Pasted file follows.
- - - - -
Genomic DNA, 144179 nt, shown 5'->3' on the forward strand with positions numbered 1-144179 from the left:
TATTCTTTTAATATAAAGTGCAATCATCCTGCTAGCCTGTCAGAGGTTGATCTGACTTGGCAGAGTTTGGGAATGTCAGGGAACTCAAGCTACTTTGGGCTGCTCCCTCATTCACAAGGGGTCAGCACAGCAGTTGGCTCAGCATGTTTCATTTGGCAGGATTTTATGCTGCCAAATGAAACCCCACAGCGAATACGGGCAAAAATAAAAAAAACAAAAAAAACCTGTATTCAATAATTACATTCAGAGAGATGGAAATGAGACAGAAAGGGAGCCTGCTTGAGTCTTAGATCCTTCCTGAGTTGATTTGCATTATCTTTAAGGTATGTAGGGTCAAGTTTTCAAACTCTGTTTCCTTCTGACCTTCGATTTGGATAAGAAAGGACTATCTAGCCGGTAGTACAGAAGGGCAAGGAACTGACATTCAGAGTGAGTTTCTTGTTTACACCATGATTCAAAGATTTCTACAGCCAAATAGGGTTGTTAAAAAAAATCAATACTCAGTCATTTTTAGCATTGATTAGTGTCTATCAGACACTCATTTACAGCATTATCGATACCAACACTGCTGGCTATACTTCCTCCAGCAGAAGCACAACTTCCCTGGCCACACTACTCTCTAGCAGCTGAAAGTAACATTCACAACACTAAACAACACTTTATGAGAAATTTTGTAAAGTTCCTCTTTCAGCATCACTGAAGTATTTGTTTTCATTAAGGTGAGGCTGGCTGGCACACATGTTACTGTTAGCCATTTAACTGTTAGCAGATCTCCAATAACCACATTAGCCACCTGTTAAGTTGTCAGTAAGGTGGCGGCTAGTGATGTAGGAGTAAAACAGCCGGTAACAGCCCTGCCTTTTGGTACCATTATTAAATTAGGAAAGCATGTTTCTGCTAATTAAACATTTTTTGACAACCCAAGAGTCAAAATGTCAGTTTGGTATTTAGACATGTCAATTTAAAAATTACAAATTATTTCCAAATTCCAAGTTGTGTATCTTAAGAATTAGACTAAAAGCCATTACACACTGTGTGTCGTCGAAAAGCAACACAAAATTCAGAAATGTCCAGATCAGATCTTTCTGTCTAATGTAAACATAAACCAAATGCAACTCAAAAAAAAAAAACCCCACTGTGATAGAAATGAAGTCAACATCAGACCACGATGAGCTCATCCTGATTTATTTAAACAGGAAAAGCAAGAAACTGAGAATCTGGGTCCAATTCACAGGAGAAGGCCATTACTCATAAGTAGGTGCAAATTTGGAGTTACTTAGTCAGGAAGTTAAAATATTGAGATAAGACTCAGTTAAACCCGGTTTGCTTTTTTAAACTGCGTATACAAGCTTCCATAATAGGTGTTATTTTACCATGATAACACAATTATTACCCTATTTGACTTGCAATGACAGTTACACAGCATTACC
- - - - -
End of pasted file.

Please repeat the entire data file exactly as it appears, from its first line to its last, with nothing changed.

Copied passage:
Genomic DNA, 144179 nt, shown 5'->3' on the forward strand with positions numbered 1-144179 from the left:
TATTCTTTTAATATAAAGTGCAATCATCCTGCTAGCCTGTCAGAGGTTGATCTGACTTGGCAGAGTTTGGGAATGTCAGGGAACTCAAGCTACTTTGGGCTGCTCCCTCATTCACAAGGGGTCAGCACAGCAGTTGGCTCAGCATGTTTCATTTGGCAGGATTTTATGCTGCCAAATGAAACCCCACAGCGAATACGGGCAAAAATAAAAAAAACAAAAAAAACCTGTATTCAATAATTACATTCAGAGAGATGGAAATGAGACAGAAAGGGAGCCTGCTTGAGTCTTAGATCCTTCCTGAGTTGATTTGCATTATCTTTAAGGTATGTAGGGTCAAGTTTTCAAACTCTGTTTCCTTCTGACCTTCGATTTGGATAAGAAAGGACTATCTAGCCGGTAGTACAGAAGGGCAAGGAACTGACATTCAGAGTGAGTTTCTTGTTTACACCATGATTCAAAGATTTCTACAGCCAAATAGGGTTGTTAAAAAAAATCAATACTCAGTCATTTTTAGCATTGATTAGTGTCTATCAGACACTCATTTACAGCATTATCGATACCAACACTGCTGGCTATACTTCCTCCAGCAGAAGCACAACTTCCCTGGCCACACTACTCTCTAGCAGCTGAAAGTAACATTCACAACACTAAACAACACTTTATGAGAAATTTTGTAAAGTTCCTCTTTCAGCATCACTGAAGTATTTGTTTTCATTAAGGTGAGGCTGGCTGGCACACATGTTACTGTTAGCCATTTAACTGTTAGCAGATCTCCAATAACCACATTAGCCACCTGTTAAGTTGTCAGTAAGGTGGCGGCTAGTGATGTAGGAGTAAAACAGCCGGTAACAGCCCTGCCTTTTGGTACCATTATTAAATTAGGAAAGCATGTTTCTGCTAATTAAACATTTTTTGACAACCCAAGAGTCAAAATGTCAGTTTGGTATTTAGACATGTCAATTTAAAAATTACAAATTATTTCCAAATTCCAAGTTGTGTATCTTAAGAATTAGACTAAAAGCCATTACACACTGTGTGTCGTCGAAAAGCAACACAAAATTCAGAAATGTCCAGATCAGATCTTTCTGTCTAATGTAAACATAAACCAAATGCAACTCAAAAAAAAAAAACCCCACTGTGATAGAAATGAAGTCAACATCAGACCACGATGAGCTCATCCTGATTTATTTAAACAGGAAAAGCAAGAAACTGAGAATCTGGGTCCAATTCACAGGAGAAGGCCATTACTCATAAGTAGGTGCAAATTTGGAGTTACTTAGTCAGGAAGTTAAAATATTGAGATAAGACTCAGTTAAACCCGGTTTGCTTTTTTAAACTGCGTATACAAGCTTCCATAATAGGTGTTATTTTACCATGATAACACAATTATTACCCTATTTGACTTGCAATGACAGTTACACAGCATTACC